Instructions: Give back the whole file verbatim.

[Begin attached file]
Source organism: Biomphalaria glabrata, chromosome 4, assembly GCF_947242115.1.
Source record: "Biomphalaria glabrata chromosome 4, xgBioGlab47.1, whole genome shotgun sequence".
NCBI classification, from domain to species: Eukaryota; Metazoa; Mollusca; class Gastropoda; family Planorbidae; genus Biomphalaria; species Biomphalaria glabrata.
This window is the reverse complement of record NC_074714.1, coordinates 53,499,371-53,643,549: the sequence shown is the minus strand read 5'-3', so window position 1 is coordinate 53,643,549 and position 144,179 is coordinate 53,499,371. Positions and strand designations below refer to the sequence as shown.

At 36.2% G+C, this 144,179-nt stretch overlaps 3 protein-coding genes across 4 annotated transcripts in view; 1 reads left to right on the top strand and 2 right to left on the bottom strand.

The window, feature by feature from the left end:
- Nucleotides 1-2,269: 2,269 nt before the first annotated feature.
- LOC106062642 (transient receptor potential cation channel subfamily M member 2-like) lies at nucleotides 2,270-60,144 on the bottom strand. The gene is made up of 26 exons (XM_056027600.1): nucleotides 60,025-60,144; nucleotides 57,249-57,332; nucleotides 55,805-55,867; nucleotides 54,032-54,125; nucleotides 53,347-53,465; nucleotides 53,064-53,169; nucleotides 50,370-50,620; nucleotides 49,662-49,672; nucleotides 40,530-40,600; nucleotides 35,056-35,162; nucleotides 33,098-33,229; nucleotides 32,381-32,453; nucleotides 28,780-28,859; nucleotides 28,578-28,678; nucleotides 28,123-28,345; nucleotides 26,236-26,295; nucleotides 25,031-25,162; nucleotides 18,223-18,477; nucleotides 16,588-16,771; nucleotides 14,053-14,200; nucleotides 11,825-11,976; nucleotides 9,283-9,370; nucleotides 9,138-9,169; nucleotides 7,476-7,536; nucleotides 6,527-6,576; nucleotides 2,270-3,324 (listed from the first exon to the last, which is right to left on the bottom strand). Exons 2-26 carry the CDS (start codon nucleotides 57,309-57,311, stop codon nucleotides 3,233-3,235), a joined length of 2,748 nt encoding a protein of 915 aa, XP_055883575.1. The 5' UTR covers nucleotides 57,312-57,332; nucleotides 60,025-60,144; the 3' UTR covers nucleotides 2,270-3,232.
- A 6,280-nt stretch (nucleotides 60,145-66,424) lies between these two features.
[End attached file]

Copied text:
Source organism: Biomphalaria glabrata, chromosome 4, assembly GCF_947242115.1.
Source record: "Biomphalaria glabrata chromosome 4, xgBioGlab47.1, whole genome shotgun sequence".
NCBI classification, from domain to species: Eukaryota; Metazoa; Mollusca; class Gastropoda; family Planorbidae; genus Biomphalaria; species Biomphalaria glabrata.
This window is the reverse complement of record NC_074714.1, coordinates 53,499,371-53,643,549: the sequence shown is the minus strand read 5'-3', so window position 1 is coordinate 53,643,549 and position 144,179 is coordinate 53,499,371. Positions and strand designations below refer to the sequence as shown.

At 36.2% G+C, this 144,179-nt stretch overlaps 3 protein-coding genes across 4 annotated transcripts in view; 1 reads left to right on the top strand and 2 right to left on the bottom strand.

The window, feature by feature from the left end:
- Nucleotides 1-2,269: 2,269 nt before the first annotated feature.
- LOC106062642 (transient receptor potential cation channel subfamily M member 2-like) lies at nucleotides 2,270-60,144 on the bottom strand. The gene is made up of 26 exons (XM_056027600.1): nucleotides 60,025-60,144; nucleotides 57,249-57,332; nucleotides 55,805-55,867; nucleotides 54,032-54,125; nucleotides 53,347-53,465; nucleotides 53,064-53,169; nucleotides 50,370-50,620; nucleotides 49,662-49,672; nucleotides 40,530-40,600; nucleotides 35,056-35,162; nucleotides 33,098-33,229; nucleotides 32,381-32,453; nucleotides 28,780-28,859; nucleotides 28,578-28,678; nucleotides 28,123-28,345; nucleotides 26,236-26,295; nucleotides 25,031-25,162; nucleotides 18,223-18,477; nucleotides 16,588-16,771; nucleotides 14,053-14,200; nucleotides 11,825-11,976; nucleotides 9,283-9,370; nucleotides 9,138-9,169; nucleotides 7,476-7,536; nucleotides 6,527-6,576; nucleotides 2,270-3,324 (listed from the first exon to the last, which is right to left on the bottom strand). Exons 2-26 carry the CDS (start codon nucleotides 57,309-57,311, stop codon nucleotides 3,233-3,235), a joined length of 2,748 nt encoding a protein of 915 aa, XP_055883575.1. The 5' UTR covers nucleotides 57,312-57,332; nucleotides 60,025-60,144; the 3' UTR covers nucleotides 2,270-3,232.
- A 6,280-nt stretch (nucleotides 60,145-66,424) lies between these two features.